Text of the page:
Captain ‘Sully’ Flies Plane Out Of S. Fla. For Charity
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OPA-LOCKA (CBS4)- The pilot who landed a US Airways flight safely into the Hudson River nearly three years ago flew an airplane out of South Florida Friday morning , and it was all for a good cause.
Capt. Chesley “Sully” Sullenberger and co-pilot Jeff Skiles flew the 1958 Eastern Airlines DC-7B airplane from Opa-Locka Airport to Charlotte, North Carolina.
“Today I’m going to be a first officer on a DC 7,” Skiles said.
The flight took off at approximately 9 a.m. Passengers paid $1,000 per ticket and the flight was sold out.
But there were some special passengers also soaring all the way to Charlotte.
“This is my 1549 chain,” Denise Lockie said.
Lockie was on board flight on 1549 when it crashed into the Hudson, and on Friday she’s a passenger, proudly flying with the crew who saved her life.
Lockie said she still has flying gitters.
“Of course I have some uneasiness flying… which I’m sure I’ll have for the rest of my life,” she said.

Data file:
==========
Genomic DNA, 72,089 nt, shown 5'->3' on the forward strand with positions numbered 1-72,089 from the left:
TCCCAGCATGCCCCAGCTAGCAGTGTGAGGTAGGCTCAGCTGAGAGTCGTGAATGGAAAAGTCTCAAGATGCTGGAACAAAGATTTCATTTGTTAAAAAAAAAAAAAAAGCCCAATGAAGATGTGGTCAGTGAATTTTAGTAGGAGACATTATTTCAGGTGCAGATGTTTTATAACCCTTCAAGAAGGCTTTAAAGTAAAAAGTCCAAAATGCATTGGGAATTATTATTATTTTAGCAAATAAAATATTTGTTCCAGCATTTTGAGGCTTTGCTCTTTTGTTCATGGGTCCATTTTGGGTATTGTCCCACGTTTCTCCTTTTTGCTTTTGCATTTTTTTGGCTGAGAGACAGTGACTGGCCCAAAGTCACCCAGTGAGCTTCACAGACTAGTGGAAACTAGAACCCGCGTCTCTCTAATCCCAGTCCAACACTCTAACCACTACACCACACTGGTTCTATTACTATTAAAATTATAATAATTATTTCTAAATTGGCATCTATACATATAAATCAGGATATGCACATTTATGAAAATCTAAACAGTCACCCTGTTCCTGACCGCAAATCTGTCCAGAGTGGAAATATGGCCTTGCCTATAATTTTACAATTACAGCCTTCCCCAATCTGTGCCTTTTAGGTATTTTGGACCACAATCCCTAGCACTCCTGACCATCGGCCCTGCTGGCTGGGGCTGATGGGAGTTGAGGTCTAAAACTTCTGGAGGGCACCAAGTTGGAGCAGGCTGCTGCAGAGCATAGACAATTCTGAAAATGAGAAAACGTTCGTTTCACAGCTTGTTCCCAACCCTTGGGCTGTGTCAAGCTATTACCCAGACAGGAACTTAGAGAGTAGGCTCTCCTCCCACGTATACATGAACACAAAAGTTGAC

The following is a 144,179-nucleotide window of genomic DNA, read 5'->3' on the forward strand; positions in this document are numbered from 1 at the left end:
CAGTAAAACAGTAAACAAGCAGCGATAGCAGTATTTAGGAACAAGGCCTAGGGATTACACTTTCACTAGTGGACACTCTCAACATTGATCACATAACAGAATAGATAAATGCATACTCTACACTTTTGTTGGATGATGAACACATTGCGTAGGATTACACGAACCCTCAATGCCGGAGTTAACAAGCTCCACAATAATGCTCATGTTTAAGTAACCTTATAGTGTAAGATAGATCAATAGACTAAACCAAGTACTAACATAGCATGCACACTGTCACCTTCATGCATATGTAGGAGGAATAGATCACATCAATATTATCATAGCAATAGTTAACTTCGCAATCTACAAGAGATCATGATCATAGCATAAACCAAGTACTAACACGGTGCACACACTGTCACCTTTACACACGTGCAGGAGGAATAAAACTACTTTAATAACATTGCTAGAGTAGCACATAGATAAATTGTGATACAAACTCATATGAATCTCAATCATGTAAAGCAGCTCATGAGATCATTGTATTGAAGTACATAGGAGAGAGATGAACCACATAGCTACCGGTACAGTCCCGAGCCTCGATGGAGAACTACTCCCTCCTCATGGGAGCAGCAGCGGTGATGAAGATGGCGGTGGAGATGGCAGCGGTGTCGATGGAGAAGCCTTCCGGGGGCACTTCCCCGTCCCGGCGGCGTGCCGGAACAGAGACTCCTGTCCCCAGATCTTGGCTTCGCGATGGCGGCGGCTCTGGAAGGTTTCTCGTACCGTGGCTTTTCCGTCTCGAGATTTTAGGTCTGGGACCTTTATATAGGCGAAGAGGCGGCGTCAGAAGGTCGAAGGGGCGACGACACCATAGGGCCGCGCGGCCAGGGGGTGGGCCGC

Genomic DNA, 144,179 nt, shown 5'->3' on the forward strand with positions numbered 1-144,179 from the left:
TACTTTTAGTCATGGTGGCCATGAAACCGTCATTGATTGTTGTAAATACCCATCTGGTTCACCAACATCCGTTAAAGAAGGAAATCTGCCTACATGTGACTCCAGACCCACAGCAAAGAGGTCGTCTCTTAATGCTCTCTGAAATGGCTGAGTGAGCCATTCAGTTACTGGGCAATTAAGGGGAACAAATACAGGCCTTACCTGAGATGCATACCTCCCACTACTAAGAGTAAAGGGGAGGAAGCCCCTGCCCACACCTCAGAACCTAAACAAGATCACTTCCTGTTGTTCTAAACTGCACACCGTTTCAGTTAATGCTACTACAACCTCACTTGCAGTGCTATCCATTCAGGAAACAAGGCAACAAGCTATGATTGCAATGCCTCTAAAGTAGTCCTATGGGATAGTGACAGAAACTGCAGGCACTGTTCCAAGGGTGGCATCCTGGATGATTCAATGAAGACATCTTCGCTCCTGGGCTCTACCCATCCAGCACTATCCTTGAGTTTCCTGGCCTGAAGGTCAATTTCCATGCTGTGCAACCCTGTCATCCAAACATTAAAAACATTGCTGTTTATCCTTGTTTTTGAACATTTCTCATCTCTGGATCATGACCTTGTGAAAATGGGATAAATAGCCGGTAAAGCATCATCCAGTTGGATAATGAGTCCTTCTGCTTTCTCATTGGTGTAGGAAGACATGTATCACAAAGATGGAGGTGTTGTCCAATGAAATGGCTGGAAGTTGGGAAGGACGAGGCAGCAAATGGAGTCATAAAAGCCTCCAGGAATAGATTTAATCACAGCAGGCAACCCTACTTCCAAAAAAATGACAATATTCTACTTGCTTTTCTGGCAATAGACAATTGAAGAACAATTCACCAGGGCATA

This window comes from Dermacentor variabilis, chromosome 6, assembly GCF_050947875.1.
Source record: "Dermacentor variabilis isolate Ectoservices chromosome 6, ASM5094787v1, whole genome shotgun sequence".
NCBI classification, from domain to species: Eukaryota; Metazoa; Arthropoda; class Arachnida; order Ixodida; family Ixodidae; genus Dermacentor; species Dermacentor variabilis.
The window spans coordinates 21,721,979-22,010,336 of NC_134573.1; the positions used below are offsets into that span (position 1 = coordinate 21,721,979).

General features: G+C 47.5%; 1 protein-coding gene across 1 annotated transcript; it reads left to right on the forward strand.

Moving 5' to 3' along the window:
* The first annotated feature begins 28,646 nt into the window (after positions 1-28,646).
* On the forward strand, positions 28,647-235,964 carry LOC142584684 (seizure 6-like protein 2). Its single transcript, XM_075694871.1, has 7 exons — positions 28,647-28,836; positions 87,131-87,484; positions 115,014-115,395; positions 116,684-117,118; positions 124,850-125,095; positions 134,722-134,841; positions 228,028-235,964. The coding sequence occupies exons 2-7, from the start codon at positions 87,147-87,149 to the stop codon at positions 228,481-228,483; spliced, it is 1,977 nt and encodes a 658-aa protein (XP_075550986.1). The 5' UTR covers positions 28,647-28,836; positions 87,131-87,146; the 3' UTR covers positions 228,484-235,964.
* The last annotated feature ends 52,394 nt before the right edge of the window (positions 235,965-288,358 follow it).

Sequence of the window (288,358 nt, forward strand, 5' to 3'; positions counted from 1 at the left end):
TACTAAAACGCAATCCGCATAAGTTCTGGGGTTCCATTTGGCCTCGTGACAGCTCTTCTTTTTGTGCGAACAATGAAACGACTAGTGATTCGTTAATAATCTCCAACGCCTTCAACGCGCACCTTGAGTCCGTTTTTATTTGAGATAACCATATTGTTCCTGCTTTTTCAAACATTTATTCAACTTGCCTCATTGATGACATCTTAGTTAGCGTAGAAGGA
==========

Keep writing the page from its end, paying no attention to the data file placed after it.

Proceeds from the event will go to the Miami-based Historical Flight Foundation, a museum that promotes awareness of aviation history. The plane belongs to the foundations, CBS4’s Kara Kostanich reported.
The flight for Sully has been a life-long ambition.
“It’s an airplane I built a model of as a kid,” he said. “It’s really a reminder of the golden age of aviation when travel was more glamorous in many ways.”
The interior of the plane takes passengers back to the 50s and 60s, even with two former Eastern Airlines flight attendants working Thursday’s flight.
“Every time you hear those engines, you’re going down the runway… it’s just amazing. It really is… born to fly,” Karyle Rodenbeck Martin, a former Eastern Airlines flight attendant, said.
On January 15, 2009, Sullenberger and his crew safely guided US Airways Flight 1549 to an emergency water landing in New York City’s frigid Hudson River. Sullenberger had previously logged nearly 20,000 hours of service in the skies.
En route from New York City to Charlotte, the Airbus A320’s two engines had lost thrust following a bird strike. His quick thinking and decisive action enabled him to execute an incredible emergency water landing that saved the lives of all 155 people aboard.
Sullenberger and his crew won international acclaim for their actions that day, including the passage of a Congressional resolution recognizing their bravery.
In May, the now retired pilot was named CBS News Aviation and Safety Expert.
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